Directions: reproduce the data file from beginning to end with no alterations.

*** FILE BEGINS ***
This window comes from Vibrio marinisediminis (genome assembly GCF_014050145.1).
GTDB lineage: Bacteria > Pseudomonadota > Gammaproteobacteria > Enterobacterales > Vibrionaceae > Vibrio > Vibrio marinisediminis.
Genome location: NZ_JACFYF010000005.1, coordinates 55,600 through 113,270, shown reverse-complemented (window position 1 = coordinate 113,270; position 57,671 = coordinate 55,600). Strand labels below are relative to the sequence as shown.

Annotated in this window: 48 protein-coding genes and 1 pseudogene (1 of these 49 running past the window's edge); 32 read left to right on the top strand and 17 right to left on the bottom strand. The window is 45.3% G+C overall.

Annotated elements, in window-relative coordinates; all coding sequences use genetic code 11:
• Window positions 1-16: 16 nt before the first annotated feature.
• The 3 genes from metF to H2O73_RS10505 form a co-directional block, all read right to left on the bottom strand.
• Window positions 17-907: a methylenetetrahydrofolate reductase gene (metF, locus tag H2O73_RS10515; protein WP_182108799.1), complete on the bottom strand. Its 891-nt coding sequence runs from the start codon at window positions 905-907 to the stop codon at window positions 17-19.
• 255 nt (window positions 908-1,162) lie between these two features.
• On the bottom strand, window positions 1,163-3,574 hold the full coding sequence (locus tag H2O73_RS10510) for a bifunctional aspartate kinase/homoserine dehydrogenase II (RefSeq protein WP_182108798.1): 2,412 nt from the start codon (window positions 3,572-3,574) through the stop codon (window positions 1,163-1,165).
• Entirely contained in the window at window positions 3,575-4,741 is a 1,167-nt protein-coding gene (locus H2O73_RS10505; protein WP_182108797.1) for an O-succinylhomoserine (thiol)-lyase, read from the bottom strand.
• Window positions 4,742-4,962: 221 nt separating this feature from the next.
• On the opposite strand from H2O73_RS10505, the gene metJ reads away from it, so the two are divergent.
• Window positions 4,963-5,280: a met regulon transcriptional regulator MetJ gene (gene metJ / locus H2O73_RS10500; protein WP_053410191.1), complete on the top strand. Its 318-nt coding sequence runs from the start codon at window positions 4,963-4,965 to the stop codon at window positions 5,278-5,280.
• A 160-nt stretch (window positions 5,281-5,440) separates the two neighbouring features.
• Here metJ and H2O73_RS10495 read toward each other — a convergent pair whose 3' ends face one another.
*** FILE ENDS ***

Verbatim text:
This window comes from Vibrio marinisediminis (genome assembly GCF_014050145.1).
GTDB lineage: Bacteria > Pseudomonadota > Gammaproteobacteria > Enterobacterales > Vibrionaceae > Vibrio > Vibrio marinisediminis.
Genome location: NZ_JACFYF010000005.1, coordinates 55,600 through 113,270, shown reverse-complemented (window position 1 = coordinate 113,270; position 57,671 = coordinate 55,600). Strand labels below are relative to the sequence as shown.

Annotated in this window: 48 protein-coding genes and 1 pseudogene (1 of these 49 running past the window's edge); 32 read left to right on the top strand and 17 right to left on the bottom strand. The window is 45.3% G+C overall.

Annotated elements, in window-relative coordinates; all coding sequences use genetic code 11:
• Window positions 1-16: 16 nt before the first annotated feature.
• The 3 genes from metF to H2O73_RS10505 form a co-directional block, all read right to left on the bottom strand.
• Window positions 17-907: a methylenetetrahydrofolate reductase gene (metF, locus tag H2O73_RS10515; protein WP_182108799.1), complete on the bottom strand. Its 891-nt coding sequence runs from the start codon at window positions 905-907 to the stop codon at window positions 17-19.
• 255 nt (window positions 908-1,162) lie between these two features.
• On the bottom strand, window positions 1,163-3,574 hold the full coding sequence (locus tag H2O73_RS10510) for a bifunctional aspartate kinase/homoserine dehydrogenase II (RefSeq protein WP_182108798.1): 2,412 nt from the start codon (window positions 3,572-3,574) through the stop codon (window positions 1,163-1,165).
• Entirely contained in the window at window positions 3,575-4,741 is a 1,167-nt protein-coding gene (locus H2O73_RS10505; protein WP_182108797.1) for an O-succinylhomoserine (thiol)-lyase, read from the bottom strand.
• Window positions 4,742-4,962: 221 nt separating this feature from the next.
• On the opposite strand from H2O73_RS10505, the gene metJ reads away from it, so the two are divergent.
• Window positions 4,963-5,280: a met regulon transcriptional regulator MetJ gene (gene metJ / locus H2O73_RS10500; protein WP_053410191.1), complete on the top strand. Its 318-nt coding sequence runs from the start codon at window positions 4,963-4,965 to the stop codon at window positions 5,278-5,280.
• A 160-nt stretch (window positions 5,281-5,440) separates the two neighbouring features.
• Here metJ and H2O73_RS10495 read toward each other — a convergent pair whose 3' ends face one another.